Furthermore, as primary caregivers can sometimes be persuaded, it is possible that parental conviction of the child’s diagnosis may play a role in physician decisions to treat. With basic diagnostic criteria for ADHD readily available online, some parents may be quick to self-diagnose their “restless and impulsive child.”

“It sometimes happens that parents come to me convinced that their child has ADHD [based on their own research] and in many circumstances they are correct,” says Dan Flanders, a pediatrician practicing in Toronto, Canada.

 According to Flanders, there are certain traits that make a child more likely to be misdiagnosed with ADHD. “Children who have learning disabilities, hearing impairment, or visual impairment may be mistaken as having ADHD because it is harder for them to focus if they can’t see the blackboard, hear their teacher or if they simply cannot read their homework.”

Flanders adds that gifted children, children with anxiety or depression, and children with sleep disorders are commonly misdiagnosed with attention disorders. “Gifted children learn the class objectives after the first 10 minutes of a class whereas their classmates need the whole hour. For the remaining 50 minutes of class these children get bored, fidgety, distracted, and disruptive. The treatment for these children is to enrich their learning environment so that they are kept engaged by the additional school materials.”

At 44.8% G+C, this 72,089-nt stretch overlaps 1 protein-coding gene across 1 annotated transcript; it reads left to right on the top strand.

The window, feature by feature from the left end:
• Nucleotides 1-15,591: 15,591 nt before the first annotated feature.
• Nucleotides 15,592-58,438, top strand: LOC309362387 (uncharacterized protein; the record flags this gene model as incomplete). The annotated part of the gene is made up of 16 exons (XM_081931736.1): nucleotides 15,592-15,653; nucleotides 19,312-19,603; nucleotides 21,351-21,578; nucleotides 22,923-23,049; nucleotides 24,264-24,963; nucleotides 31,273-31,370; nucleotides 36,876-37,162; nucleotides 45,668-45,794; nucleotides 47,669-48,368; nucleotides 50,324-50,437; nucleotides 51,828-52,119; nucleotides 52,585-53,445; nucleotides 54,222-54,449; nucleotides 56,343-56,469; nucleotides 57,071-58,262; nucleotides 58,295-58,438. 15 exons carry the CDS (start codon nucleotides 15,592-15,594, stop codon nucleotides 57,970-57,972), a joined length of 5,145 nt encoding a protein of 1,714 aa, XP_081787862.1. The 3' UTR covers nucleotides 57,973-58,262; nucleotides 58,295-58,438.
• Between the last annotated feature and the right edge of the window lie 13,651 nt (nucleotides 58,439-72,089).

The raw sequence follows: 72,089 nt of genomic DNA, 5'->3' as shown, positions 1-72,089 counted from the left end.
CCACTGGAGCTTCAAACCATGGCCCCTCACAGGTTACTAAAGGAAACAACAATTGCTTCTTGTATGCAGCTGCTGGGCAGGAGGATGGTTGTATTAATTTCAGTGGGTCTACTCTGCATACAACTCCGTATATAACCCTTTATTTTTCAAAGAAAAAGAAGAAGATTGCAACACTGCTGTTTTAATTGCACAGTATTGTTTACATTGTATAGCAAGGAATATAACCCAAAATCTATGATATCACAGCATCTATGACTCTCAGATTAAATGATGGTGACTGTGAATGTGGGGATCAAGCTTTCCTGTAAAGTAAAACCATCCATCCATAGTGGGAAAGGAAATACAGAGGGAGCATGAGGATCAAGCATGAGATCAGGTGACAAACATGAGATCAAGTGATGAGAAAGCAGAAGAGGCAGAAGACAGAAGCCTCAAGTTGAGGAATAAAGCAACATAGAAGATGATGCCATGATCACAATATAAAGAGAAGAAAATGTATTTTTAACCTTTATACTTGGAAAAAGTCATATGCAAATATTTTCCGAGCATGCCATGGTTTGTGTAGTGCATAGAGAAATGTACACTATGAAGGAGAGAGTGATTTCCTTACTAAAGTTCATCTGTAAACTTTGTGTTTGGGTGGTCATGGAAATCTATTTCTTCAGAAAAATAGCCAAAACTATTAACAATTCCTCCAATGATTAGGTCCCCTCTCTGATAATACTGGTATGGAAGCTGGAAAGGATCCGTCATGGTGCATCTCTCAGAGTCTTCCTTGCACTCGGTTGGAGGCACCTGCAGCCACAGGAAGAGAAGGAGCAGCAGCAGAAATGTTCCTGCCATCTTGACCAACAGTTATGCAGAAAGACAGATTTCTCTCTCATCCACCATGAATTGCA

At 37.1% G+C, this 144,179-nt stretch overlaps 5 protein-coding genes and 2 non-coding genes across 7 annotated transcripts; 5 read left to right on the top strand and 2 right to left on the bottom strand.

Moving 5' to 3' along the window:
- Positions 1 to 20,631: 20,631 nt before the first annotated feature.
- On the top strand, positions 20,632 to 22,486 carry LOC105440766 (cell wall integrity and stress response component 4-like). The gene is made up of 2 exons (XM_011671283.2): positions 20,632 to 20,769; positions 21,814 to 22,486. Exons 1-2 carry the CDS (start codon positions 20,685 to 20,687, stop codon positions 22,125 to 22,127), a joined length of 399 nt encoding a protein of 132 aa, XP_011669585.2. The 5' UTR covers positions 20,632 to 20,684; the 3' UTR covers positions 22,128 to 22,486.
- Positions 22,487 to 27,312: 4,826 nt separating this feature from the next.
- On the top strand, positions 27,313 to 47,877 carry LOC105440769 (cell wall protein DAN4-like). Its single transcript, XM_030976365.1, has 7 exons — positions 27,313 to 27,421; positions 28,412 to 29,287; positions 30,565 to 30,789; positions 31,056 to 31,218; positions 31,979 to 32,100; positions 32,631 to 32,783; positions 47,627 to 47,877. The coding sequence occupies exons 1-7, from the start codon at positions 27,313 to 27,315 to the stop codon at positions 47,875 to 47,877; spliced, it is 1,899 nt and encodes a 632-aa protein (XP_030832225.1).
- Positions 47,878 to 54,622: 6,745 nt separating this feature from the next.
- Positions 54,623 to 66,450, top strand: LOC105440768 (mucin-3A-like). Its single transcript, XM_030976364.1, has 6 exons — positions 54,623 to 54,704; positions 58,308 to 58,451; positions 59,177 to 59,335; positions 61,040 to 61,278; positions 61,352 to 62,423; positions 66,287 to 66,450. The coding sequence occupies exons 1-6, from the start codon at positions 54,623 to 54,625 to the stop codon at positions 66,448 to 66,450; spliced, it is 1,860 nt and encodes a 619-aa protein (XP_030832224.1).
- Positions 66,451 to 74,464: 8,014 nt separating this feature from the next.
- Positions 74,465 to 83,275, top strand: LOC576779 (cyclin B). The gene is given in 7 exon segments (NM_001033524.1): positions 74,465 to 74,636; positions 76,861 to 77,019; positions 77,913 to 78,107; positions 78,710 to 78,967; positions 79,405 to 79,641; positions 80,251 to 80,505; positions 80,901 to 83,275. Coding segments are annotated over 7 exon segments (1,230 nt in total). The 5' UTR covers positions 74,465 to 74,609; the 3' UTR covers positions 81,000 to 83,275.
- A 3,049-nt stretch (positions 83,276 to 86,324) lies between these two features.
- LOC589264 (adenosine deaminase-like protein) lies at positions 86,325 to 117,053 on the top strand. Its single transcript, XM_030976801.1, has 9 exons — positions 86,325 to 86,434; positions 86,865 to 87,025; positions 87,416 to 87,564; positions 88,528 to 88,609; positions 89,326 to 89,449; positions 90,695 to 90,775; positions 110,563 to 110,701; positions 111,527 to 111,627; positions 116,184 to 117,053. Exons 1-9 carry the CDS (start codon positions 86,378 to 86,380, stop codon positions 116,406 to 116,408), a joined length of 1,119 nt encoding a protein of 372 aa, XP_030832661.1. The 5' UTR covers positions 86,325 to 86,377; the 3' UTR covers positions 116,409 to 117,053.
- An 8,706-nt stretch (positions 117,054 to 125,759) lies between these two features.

Children with anxiety and depression can be misdiagnosed with ADHD because there may be an interference with a child’s ability to learn, focus, eat, sleep, and interact with others. For children with sleep disorders, “one of the most common presentations of sleep disorders is hyperactivity and an inability to focus during the day. Fix the sleep problem and the ADHD symptoms go away.”